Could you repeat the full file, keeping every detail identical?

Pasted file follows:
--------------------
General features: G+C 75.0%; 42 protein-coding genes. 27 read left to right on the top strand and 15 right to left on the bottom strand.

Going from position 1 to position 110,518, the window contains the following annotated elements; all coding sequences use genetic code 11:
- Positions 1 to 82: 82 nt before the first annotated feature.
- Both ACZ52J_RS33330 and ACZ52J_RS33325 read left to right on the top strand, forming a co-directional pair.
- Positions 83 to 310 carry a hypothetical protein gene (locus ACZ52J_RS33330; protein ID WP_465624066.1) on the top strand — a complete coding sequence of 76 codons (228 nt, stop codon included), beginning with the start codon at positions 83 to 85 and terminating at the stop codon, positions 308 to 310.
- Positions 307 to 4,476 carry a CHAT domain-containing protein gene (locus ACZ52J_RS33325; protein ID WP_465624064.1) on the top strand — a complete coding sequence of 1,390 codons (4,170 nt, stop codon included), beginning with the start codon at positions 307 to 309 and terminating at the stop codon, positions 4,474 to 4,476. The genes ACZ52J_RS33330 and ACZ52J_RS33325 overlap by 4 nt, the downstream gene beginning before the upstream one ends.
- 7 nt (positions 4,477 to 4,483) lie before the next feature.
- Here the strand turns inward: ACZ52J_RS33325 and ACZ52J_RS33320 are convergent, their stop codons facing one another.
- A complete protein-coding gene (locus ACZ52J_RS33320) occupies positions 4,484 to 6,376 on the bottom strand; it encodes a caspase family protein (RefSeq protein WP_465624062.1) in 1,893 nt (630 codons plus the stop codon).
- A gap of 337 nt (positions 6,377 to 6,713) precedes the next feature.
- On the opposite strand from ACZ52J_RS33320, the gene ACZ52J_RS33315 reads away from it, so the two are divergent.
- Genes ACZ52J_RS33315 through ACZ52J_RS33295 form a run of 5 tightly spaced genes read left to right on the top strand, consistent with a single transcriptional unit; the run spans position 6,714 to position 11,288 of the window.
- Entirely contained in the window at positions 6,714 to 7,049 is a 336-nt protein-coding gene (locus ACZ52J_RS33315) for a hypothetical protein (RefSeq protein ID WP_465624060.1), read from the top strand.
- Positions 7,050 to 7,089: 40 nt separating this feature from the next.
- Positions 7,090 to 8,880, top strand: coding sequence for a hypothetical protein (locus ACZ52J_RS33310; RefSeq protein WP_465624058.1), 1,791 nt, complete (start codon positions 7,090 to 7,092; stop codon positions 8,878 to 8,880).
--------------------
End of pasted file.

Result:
General features: G+C 75.0%; 42 protein-coding genes. 27 read left to right on the top strand and 15 right to left on the bottom strand.

Going from position 1 to position 110,518, the window contains the following annotated elements; all coding sequences use genetic code 11:
- Positions 1 to 82: 82 nt before the first annotated feature.
- Both ACZ52J_RS33330 and ACZ52J_RS33325 read left to right on the top strand, forming a co-directional pair.
- Positions 83 to 310 carry a hypothetical protein gene (locus ACZ52J_RS33330; protein ID WP_465624066.1) on the top strand — a complete coding sequence of 76 codons (228 nt, stop codon included), beginning with the start codon at positions 83 to 85 and terminating at the stop codon, positions 308 to 310.
- Positions 307 to 4,476 carry a CHAT domain-containing protein gene (locus ACZ52J_RS33325; protein ID WP_465624064.1) on the top strand — a complete coding sequence of 1,390 codons (4,170 nt, stop codon included), beginning with the start codon at positions 307 to 309 and terminating at the stop codon, positions 4,474 to 4,476. The genes ACZ52J_RS33330 and ACZ52J_RS33325 overlap by 4 nt, the downstream gene beginning before the upstream one ends.
- 7 nt (positions 4,477 to 4,483) lie before the next feature.
- Here the strand turns inward: ACZ52J_RS33325 and ACZ52J_RS33320 are convergent, their stop codons facing one another.
- A complete protein-coding gene (locus ACZ52J_RS33320) occupies positions 4,484 to 6,376 on the bottom strand; it encodes a caspase family protein (RefSeq protein WP_465624062.1) in 1,893 nt (630 codons plus the stop codon).
- A gap of 337 nt (positions 6,377 to 6,713) precedes the next feature.
- On the opposite strand from ACZ52J_RS33320, the gene ACZ52J_RS33315 reads away from it, so the two are divergent.
- Genes ACZ52J_RS33315 through ACZ52J_RS33295 form a run of 5 tightly spaced genes read left to right on the top strand, consistent with a single transcriptional unit; the run spans position 6,714 to position 11,288 of the window.
- Entirely contained in the window at positions 6,714 to 7,049 is a 336-nt protein-coding gene (locus ACZ52J_RS33315) for a hypothetical protein (RefSeq protein ID WP_465624060.1), read from the top strand.
- Positions 7,050 to 7,089: 40 nt separating this feature from the next.
- Positions 7,090 to 8,880, top strand: coding sequence for a hypothetical protein (locus ACZ52J_RS33310; RefSeq protein WP_465624058.1), 1,791 nt, complete (start codon positions 7,090 to 7,092; stop codon positions 8,878 to 8,880).